"Nothing about us without us" was a slogan coined by disability rights activists to communicate the idea that no policy should be decided by any representative without the full and direct participation of members of the group(s) affected. Many working in philanthropy would be sympathetic to this principle. Being in touch with the people you aim to serve is not just a sound moral imperative but also likely to make an effective philanthropic strategy. A lack of diversity on boards and at staff level "probably limits their intelligence about what is happening on the ground" notes European Foundation Centre Chief Executive, Gerry Salole, who suggests that foundations would be well advised to "reflect the streets."Alliance issue: Philanthropy's Diversity Challenge; September 2017, Volume 22, Number 3.
"We are far more united and have far more in common with each other than things that divide us." These were the words of Jo Cox in her maiden speech to the UK Parliament on 3 June 2015. On 16 June 2016, just over one year later, Cox was murdered on her way to a meeting in her constituency. The Alliance special feature, guest edited by King Baudouin Foundation's Stefan Schäfers, explores the complex and sensitive relationship between philanthropy and solidarity.Alliance issue: Solidarity -- more in common?; June 2017, Volume 22 , Number 2.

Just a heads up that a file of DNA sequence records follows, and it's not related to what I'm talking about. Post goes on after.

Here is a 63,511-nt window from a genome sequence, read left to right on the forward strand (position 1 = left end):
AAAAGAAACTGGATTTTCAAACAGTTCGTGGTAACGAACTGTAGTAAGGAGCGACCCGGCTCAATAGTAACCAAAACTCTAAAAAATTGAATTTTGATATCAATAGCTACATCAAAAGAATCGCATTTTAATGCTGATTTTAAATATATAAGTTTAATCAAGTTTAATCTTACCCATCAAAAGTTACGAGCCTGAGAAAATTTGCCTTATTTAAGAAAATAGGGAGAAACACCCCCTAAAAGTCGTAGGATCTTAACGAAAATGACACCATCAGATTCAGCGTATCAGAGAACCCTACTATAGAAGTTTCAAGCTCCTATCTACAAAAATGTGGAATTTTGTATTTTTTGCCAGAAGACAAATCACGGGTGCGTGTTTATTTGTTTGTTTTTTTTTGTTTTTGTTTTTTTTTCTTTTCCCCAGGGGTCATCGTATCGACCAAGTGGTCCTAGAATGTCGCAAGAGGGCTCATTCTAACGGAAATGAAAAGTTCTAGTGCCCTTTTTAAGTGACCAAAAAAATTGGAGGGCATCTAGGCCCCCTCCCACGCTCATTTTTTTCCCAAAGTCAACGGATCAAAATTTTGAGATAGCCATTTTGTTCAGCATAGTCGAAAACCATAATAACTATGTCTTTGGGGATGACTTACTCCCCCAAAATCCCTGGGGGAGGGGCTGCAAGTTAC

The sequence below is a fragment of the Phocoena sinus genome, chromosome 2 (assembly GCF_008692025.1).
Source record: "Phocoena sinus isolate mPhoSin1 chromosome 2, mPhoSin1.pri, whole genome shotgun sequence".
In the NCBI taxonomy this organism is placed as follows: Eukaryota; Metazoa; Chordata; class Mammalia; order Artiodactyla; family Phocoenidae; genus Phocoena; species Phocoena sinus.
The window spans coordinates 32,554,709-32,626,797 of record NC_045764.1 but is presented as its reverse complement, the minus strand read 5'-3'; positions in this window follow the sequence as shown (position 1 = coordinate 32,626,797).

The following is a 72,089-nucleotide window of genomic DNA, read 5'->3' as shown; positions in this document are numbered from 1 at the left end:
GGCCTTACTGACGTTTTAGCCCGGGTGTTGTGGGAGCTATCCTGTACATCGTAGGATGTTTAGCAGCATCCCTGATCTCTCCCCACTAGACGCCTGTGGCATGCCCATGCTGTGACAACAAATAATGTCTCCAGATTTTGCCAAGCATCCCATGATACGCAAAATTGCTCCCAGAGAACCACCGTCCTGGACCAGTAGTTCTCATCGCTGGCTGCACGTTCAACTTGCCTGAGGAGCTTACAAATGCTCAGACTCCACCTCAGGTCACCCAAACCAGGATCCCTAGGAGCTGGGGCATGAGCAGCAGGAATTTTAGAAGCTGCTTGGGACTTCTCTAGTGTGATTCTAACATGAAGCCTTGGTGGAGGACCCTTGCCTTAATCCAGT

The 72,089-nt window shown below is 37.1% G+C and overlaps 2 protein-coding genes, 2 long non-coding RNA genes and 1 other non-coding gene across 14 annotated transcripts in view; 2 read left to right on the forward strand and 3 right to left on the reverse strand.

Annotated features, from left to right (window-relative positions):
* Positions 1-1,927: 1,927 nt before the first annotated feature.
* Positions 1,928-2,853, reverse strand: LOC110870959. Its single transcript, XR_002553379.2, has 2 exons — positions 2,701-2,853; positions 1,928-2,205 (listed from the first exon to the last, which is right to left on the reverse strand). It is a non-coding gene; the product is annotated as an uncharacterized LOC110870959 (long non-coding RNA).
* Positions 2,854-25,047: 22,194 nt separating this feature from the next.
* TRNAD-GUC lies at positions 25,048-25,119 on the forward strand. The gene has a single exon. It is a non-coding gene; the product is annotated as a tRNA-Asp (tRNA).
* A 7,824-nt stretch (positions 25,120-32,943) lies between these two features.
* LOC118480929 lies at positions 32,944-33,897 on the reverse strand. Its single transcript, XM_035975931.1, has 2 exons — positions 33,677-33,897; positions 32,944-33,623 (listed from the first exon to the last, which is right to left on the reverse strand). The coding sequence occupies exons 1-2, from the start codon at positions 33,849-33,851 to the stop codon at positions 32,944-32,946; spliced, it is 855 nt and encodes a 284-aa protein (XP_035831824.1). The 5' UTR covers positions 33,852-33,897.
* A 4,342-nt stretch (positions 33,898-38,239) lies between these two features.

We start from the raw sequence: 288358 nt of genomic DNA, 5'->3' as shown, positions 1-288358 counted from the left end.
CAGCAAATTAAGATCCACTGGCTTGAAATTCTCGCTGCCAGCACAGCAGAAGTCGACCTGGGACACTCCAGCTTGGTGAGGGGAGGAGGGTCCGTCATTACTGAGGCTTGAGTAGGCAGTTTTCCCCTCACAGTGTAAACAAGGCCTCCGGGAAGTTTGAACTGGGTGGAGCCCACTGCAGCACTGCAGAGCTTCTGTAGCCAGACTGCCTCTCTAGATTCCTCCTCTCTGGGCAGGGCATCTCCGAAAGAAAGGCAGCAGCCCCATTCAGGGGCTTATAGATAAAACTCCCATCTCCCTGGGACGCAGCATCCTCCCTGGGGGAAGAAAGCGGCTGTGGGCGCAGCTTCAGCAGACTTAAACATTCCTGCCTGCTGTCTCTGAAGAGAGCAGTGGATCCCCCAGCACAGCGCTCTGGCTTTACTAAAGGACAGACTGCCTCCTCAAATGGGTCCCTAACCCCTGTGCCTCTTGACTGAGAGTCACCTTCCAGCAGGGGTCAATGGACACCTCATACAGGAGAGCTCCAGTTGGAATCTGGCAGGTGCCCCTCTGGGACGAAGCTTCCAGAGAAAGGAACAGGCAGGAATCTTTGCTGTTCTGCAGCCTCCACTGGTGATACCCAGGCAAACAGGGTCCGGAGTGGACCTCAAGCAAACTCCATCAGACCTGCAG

Philanthropy is now achieving global academic visibility. The world's first school of philanthropy opened in the US in 2013 and new philanthropy centres and chairs have emerged in recent years in Africa, India and Europe. Such interest is likely to intensify as philanthropists assume growing influence over public policy and practice. Yet the study of philanthropy, such as it exists, remains relatively small compared to scholarship and teaching on politics, government and business.Alliance issue: Philanthropy scholarship and practice -- bridging the divide, March 2017, Volume 22 , Number 1.
The landmark Paris Agreement, adopted on 12 December 2015, is central to global efforts to combat climate change. What contribution should philanthropy make to these efforts? We present the latest science and data on climate philanthropy. The first part, edited by Michael Northrop of Rockefeller Brothers Fund, highlights the opportunities for philanthropy to consolidate the achievements at Paris especially in reforestation, renewable energy and cities. The second part, edited by Nnimmo Bassey and Terry Odendahl of Global Greengrants Fund, delves between the gaps to document the ways in which philanthropy must focus on climate justice and the needs of the most marginalized. The final section presents perspectives on the case for divesting assets from fossil fuels and ends with a shared view from guest editors on the journey ahead.Alliance issue: Climate philanthropy after Paris, June 2016, Volume 21 , Number 2.